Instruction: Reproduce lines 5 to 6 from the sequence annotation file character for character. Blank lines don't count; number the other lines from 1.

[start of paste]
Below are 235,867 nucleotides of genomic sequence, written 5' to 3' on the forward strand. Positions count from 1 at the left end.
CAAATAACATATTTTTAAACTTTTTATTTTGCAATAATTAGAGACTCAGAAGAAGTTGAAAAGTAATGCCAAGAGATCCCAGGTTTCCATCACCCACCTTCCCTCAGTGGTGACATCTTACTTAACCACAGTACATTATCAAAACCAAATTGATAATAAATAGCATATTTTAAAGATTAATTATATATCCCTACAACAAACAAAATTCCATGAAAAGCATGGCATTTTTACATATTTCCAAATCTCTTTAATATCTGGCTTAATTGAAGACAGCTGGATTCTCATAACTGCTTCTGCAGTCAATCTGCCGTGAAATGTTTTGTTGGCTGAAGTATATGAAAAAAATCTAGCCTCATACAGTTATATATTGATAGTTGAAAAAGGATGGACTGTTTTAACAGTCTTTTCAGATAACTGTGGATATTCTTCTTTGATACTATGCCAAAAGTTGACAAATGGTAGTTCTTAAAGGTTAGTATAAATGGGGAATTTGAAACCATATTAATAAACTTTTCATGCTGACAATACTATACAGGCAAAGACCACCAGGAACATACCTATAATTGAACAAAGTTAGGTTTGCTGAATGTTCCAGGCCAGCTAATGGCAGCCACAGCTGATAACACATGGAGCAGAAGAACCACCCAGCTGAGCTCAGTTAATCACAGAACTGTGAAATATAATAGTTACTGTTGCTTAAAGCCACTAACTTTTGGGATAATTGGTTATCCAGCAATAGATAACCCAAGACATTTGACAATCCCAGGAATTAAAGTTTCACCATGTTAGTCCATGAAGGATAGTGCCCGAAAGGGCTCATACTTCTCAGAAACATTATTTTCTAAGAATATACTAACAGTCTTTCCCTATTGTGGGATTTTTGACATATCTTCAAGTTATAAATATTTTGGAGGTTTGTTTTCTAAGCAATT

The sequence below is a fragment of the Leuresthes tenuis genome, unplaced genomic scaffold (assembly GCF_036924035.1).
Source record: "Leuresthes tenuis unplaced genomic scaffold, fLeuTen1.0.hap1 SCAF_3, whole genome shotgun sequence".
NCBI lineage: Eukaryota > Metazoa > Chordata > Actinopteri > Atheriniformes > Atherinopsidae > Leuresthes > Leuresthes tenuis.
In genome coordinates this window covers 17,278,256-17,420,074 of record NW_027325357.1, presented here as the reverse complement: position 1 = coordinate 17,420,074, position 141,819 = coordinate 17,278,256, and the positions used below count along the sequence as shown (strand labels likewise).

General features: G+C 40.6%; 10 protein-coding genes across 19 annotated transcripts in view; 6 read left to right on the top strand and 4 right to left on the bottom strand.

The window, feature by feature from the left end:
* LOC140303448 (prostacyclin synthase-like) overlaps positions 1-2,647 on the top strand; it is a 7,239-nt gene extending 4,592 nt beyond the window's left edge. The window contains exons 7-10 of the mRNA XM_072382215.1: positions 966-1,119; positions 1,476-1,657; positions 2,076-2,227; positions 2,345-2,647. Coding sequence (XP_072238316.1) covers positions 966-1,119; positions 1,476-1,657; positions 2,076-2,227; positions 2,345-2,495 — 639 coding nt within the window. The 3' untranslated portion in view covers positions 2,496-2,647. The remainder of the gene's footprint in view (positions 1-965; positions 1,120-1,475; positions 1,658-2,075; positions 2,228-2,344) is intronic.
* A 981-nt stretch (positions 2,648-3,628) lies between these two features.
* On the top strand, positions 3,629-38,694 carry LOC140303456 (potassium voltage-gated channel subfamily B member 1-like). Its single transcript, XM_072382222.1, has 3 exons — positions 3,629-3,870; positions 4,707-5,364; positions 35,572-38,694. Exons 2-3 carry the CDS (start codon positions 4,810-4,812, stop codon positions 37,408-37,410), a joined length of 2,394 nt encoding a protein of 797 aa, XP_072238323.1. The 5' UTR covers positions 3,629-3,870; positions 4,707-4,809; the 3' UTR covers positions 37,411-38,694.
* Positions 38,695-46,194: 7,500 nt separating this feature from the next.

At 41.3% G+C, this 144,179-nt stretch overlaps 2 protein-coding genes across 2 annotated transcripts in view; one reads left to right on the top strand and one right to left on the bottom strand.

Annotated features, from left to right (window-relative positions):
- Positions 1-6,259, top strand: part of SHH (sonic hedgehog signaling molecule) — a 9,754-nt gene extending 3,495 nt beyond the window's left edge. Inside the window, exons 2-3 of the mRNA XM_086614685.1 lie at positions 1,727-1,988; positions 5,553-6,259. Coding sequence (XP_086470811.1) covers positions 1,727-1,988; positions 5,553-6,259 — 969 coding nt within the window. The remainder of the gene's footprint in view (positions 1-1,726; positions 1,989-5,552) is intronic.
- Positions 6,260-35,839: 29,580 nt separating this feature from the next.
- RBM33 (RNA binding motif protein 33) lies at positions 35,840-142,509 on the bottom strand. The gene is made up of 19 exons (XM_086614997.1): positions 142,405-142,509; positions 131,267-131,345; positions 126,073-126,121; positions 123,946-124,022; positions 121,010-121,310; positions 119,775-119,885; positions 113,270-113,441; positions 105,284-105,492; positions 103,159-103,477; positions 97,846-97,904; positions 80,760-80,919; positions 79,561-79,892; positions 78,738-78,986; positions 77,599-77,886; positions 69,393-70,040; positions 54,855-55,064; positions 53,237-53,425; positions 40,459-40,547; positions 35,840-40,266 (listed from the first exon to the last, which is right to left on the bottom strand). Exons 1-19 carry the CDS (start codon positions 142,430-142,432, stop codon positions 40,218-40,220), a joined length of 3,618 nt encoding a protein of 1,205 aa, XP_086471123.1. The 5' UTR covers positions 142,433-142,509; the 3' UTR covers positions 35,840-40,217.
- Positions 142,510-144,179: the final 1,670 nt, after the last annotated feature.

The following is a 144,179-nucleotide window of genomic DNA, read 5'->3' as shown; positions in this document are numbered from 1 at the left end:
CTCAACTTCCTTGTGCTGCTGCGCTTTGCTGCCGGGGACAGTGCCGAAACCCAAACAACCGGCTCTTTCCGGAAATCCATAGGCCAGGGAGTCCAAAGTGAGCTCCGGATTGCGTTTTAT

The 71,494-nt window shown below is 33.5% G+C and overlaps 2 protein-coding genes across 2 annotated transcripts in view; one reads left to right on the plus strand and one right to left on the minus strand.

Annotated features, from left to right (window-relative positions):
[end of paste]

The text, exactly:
NCBI lineage: Eukaryota > Metazoa > Chordata > Actinopteri > Atheriniformes > Atherinopsidae > Leuresthes > Leuresthes tenuis.
In genome coordinates this window covers 17,278,256-17,420,074 of record NW_027325357.1, presented here as the reverse complement: position 1 = coordinate 17,420,074, position 141,819 = coordinate 17,278,256, and the positions used below count along the sequence as shown (strand labels likewise).